We are accustomed enough in other areas of politics to attempting to distinguish between genuine grassroots sentiment and astroturfing. The astroturfing may ultimately succeed in creating grassroots sentiments that we should take seriously, but at least at the outset we are accustomed to treating those efforts skeptically, knowing that some sort of game is afoot. I would say the same thing about the profusion of invocations of concern about the Court's legitimacy, first from professionals and then from everyone else. Some of them are entirely sincere. But not all of them, even by ostensibly reputable people, are. And the second-order invocations of legitimacy concerns that they encourage may be sincere, but may also just be a case of people fitting a different concern--say, about hating a particular decision or wanting a different political lineup on the Court--into the only, or most prevalent, or most convenient, language that is available to them. That is so even if the actual concerns were or are somewhat different, such that we would think more clearly and be better off talking in terms of good or bad decisions or outcomes, or about who we want to have and exercise power. I am focusing in particular on efforts to encourage the belief that the Court is illegitimate, because that involves changing a perceived baseline and because it involves adopting a particular linguistic frame. But surely something similar can be said about language that treats the Court as legitimate or reassures others that it is and that there's nothing to see here. I believe there is a real legitimacy issue here, and probably that there is always such a concern, at least along some dimensions of the word. But we should approach invocations of legitimacy and illegitimacy with some skepticism, recognizing that some first-order invocations are astroturfing, and some subsequent invocations are a matter of adopting language that has been foisted upon the subsequent speaker with the intent of shaping, harnessing, and, in some ways, limiting their vocabulary and worldview. We should remember that when people say "legitimate" or "illegitimate," they may actually care about something else, or at least that they did before they were chivvied into adopting a particular linguistic framework.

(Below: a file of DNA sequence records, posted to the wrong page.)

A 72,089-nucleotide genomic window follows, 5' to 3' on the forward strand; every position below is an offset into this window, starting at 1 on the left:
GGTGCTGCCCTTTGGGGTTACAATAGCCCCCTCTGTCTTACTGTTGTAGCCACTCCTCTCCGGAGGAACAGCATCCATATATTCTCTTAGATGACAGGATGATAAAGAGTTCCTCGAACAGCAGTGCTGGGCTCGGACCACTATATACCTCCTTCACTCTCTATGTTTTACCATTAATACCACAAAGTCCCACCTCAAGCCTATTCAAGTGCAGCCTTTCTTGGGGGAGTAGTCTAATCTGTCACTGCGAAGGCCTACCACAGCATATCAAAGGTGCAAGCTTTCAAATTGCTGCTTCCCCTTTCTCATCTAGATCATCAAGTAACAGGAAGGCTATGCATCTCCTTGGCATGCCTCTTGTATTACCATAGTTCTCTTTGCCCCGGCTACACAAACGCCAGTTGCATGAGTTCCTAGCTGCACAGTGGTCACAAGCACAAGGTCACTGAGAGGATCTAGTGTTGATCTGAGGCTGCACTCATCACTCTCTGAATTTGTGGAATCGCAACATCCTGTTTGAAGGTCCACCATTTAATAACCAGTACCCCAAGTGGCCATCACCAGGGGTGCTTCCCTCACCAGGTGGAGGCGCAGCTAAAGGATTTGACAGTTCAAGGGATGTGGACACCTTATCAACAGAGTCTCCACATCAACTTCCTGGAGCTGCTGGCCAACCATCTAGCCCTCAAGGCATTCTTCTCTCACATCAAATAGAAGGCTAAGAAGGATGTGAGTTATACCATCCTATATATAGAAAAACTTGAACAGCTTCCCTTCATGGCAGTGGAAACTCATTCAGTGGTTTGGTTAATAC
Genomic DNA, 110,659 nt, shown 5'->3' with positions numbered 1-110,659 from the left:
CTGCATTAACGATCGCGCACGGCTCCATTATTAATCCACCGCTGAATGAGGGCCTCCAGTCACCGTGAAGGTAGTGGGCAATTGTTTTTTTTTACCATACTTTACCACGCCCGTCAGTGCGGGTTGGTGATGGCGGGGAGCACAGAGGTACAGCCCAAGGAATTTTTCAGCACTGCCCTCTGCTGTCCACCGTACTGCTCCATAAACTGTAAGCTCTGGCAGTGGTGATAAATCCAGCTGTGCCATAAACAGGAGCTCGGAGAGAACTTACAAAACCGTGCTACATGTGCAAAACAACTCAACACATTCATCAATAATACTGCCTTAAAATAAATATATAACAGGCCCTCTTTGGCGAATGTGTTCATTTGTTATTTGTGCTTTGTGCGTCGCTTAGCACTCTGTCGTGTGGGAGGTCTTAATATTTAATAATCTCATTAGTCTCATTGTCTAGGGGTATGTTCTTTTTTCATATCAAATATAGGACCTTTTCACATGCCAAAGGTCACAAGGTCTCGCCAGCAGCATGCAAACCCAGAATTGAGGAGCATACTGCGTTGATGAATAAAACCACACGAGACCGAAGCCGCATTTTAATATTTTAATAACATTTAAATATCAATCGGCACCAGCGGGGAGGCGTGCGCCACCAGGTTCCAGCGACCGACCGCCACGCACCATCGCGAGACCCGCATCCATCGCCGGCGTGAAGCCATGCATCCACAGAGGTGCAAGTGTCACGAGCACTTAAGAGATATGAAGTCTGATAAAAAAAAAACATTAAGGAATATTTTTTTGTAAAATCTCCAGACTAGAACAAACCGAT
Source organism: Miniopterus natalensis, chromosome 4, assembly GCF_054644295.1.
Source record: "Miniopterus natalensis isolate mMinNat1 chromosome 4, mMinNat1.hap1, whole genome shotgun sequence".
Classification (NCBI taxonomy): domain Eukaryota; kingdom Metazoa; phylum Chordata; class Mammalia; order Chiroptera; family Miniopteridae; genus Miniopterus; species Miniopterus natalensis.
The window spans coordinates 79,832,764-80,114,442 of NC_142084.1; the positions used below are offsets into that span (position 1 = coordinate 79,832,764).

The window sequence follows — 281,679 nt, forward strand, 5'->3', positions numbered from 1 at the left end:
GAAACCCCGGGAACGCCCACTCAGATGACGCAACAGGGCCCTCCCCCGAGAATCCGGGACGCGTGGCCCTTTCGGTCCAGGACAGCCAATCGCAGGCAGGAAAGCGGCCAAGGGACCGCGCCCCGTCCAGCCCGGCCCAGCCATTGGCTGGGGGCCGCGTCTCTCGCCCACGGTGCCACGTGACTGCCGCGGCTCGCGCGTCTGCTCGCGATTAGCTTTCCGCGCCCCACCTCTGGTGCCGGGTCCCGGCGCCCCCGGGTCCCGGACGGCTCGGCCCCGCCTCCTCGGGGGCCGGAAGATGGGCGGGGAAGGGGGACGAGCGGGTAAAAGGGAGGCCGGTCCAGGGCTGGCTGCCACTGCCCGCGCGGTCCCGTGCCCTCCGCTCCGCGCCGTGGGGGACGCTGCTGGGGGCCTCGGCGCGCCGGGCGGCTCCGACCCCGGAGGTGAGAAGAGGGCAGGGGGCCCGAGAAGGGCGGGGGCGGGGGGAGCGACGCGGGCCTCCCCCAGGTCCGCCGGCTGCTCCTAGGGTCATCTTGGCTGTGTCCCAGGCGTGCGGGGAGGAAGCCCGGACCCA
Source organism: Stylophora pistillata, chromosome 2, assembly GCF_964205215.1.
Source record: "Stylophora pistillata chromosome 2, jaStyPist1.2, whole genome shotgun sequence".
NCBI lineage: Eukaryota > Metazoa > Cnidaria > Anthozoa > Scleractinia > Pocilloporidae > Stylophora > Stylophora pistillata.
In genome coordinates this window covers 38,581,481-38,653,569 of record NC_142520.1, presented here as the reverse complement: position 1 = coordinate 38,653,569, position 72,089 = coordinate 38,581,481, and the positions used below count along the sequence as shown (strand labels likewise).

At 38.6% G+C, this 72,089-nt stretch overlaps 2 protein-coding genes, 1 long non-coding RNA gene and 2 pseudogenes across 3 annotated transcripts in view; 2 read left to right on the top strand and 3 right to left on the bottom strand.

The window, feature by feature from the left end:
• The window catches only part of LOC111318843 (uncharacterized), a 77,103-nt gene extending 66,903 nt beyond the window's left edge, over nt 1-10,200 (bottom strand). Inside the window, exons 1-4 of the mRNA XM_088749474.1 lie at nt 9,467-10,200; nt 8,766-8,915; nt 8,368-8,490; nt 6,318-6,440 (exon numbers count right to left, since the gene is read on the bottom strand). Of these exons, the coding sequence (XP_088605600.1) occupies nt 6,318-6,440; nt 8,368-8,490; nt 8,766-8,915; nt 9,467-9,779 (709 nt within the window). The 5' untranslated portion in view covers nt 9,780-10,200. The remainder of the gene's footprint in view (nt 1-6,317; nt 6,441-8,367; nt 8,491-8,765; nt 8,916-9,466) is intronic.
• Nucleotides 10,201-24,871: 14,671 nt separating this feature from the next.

Posted by Paul Horwitz on September 26, 2022 at 12:44 PM in Paul Horwitz | Permalink